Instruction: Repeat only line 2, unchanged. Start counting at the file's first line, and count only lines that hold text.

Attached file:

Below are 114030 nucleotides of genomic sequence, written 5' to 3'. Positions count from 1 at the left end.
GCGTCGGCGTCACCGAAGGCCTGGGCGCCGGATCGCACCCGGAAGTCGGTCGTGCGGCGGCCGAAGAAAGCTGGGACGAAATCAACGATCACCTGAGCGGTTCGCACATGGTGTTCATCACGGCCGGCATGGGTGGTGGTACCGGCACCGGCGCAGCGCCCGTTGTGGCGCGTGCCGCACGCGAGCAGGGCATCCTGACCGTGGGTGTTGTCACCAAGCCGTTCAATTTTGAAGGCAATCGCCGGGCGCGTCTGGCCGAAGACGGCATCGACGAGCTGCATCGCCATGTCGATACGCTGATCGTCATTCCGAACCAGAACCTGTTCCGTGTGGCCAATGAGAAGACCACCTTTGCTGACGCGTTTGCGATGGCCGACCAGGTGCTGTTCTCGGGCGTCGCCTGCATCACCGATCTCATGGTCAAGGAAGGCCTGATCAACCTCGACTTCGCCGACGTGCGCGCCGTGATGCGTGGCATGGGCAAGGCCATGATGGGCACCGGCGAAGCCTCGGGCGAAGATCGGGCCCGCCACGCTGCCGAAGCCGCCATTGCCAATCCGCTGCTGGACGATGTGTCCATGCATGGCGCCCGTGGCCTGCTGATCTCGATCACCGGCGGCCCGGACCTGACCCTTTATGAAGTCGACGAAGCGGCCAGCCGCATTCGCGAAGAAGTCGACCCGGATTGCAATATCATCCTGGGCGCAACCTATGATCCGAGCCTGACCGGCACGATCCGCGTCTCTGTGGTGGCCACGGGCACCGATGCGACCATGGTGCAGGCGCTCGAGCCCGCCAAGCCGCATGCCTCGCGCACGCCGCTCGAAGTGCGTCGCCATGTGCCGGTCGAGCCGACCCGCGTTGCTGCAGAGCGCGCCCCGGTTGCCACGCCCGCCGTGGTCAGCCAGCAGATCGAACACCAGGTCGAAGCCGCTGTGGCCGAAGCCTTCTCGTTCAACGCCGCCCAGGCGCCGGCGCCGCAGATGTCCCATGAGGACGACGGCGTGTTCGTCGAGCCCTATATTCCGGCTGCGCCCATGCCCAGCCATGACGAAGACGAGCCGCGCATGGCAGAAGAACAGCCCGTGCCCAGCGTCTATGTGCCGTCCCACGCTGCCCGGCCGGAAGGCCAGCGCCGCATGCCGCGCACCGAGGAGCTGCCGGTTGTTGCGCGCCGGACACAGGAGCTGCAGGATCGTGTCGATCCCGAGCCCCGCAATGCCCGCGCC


GCGTCGGCGTCACCGAAGGCCTGGGCGCCGGATCGCACCCGGAAGTCGGTCGTGCGGCGGCCGAAGAAAGCTGGGACGAAATCAACGATCACCTGAGCGGTTCGCACATGGTGTTCATCACGGCCGGCATGGGTGGTGGTACCGGCACCGGCGCAGCGCCCGTTGTGGCGCGTGCCGCACGCGAGCAGGGCATCCTGACCGTGGGTGTTGTCACCAAGCCGTTCAATTTTGAAGGCAATCGCCGGGCGCGTCTGGCCGAAGACGGCATCGACGAGCTGCATCGCCATGTCGATACGCTGATCGTCATTCCGAACCAGAACCTGTTCCGTGTGGCCAATGAGAAGACCACCTTTGCTGACGCGTTTGCGATGGCCGACCAGGTGCTGTTCTCGGGCGTCGCCTGCATCACCGATCTCATGGTCAAGGAAGGCCTGATCAACCTCGACTTCGCCGACGTGCGCGCCGTGATGCGTGGCATGGGCAAGGCCATGATGGGCACCGGCGAAGCCTCGGGCGAAGATCGGGCCCGCCACGCTGCCGAAGCCGCCATTGCCAATCCGCTGCTGGACGATGTGTCCATGCATGGCGCCCGTGGCCTGCTGATCTCGATCACCGGCGGCCCGGACCTGACCCTTTATGAAGTCGACGAAGCGGCCAGCCGCATTCGCGAAGAAGTCGACCCGGATTGCAATATCATCCTGGGCGCAACCTATGATCCGAGCCTGACCGGCACGATCCGCGTCTCTGTGGTGGCCACGGGCACCGATGCGACCATGGTGCAGGCGCTCGAGCCCGCCAAGCCGCATGCCTCGCGCACGCCGCTCGAAGTGCGTCGCCATGTGCCGGTCGAGCCGACCCGCGTTGCTGCAGAGCGCGCCCCGGTTGCCACGCCCGCCGTGGTCAGCCAGCAGATCGAACACCAGGTCGAAGCCGCTGTGGCCGAAGCCTTCTCGTTCAACGCCGCCCAGGCGCCGGCGCCGCAGATGTCCCATGAGGACGACGGCGTGTTCGTCGAGCCCTATATTCCGGCTGCGCCCATGCCCAGCCATGACGAAGACGAGCCGCGCATGGCAGAAGAACAGCCCGTGCCCAGCGTCTATGTGCCGTCCCACGCTGCCCGGCCGGAAGGCCAGCGCCGCATGCCGCGCACCGAGGAGCTGCCGGTTGTTGCGCGCCGGACACAGGAGCTGCAGGATCGTGTCGATCCCGAGCCCCGCAATGCCCGCGCC